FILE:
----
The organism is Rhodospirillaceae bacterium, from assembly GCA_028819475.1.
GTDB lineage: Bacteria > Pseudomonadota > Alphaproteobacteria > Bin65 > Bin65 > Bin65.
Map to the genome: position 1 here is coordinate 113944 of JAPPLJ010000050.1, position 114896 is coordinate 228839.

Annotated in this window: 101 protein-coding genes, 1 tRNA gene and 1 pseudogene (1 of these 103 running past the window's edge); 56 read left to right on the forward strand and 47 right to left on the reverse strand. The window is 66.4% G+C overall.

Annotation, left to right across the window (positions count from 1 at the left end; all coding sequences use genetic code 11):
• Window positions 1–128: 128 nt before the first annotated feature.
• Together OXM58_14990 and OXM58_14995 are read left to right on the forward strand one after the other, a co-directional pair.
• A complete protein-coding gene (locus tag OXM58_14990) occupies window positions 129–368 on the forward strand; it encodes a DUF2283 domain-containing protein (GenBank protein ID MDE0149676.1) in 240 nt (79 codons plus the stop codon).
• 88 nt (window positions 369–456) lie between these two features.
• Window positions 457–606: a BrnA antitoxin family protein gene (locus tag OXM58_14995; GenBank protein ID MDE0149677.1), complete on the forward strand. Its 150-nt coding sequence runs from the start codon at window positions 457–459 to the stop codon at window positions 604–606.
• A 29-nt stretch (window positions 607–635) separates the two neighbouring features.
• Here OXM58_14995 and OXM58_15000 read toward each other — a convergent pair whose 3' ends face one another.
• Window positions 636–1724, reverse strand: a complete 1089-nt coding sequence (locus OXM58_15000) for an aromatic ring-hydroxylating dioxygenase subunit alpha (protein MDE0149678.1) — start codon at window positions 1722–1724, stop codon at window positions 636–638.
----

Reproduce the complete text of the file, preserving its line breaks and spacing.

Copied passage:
The organism is Rhodospirillaceae bacterium, from assembly GCA_028819475.1.
GTDB lineage: Bacteria > Pseudomonadota > Alphaproteobacteria > Bin65 > Bin65 > Bin65.
Map to the genome: position 1 here is coordinate 113944 of JAPPLJ010000050.1, position 114896 is coordinate 228839.

Annotated in this window: 101 protein-coding genes, 1 tRNA gene and 1 pseudogene (1 of these 103 running past the window's edge); 56 read left to right on the forward strand and 47 right to left on the reverse strand. The window is 66.4% G+C overall.

Annotation, left to right across the window (positions count from 1 at the left end; all coding sequences use genetic code 11):
• Window positions 1–128: 128 nt before the first annotated feature.
• Together OXM58_14990 and OXM58_14995 are read left to right on the forward strand one after the other, a co-directional pair.
• A complete protein-coding gene (locus tag OXM58_14990) occupies window positions 129–368 on the forward strand; it encodes a DUF2283 domain-containing protein (GenBank protein ID MDE0149676.1) in 240 nt (79 codons plus the stop codon).
• 88 nt (window positions 369–456) lie between these two features.
• Window positions 457–606: a BrnA antitoxin family protein gene (locus tag OXM58_14995; GenBank protein ID MDE0149677.1), complete on the forward strand. Its 150-nt coding sequence runs from the start codon at window positions 457–459 to the stop codon at window positions 604–606.
• A 29-nt stretch (window positions 607–635) separates the two neighbouring features.
• Here OXM58_14995 and OXM58_15000 read toward each other — a convergent pair whose 3' ends face one another.
• Window positions 636–1724, reverse strand: a complete 1089-nt coding sequence (locus OXM58_15000) for an aromatic ring-hydroxylating dioxygenase subunit alpha (protein MDE0149678.1) — start codon at window positions 1722–1724, stop codon at window positions 636–638.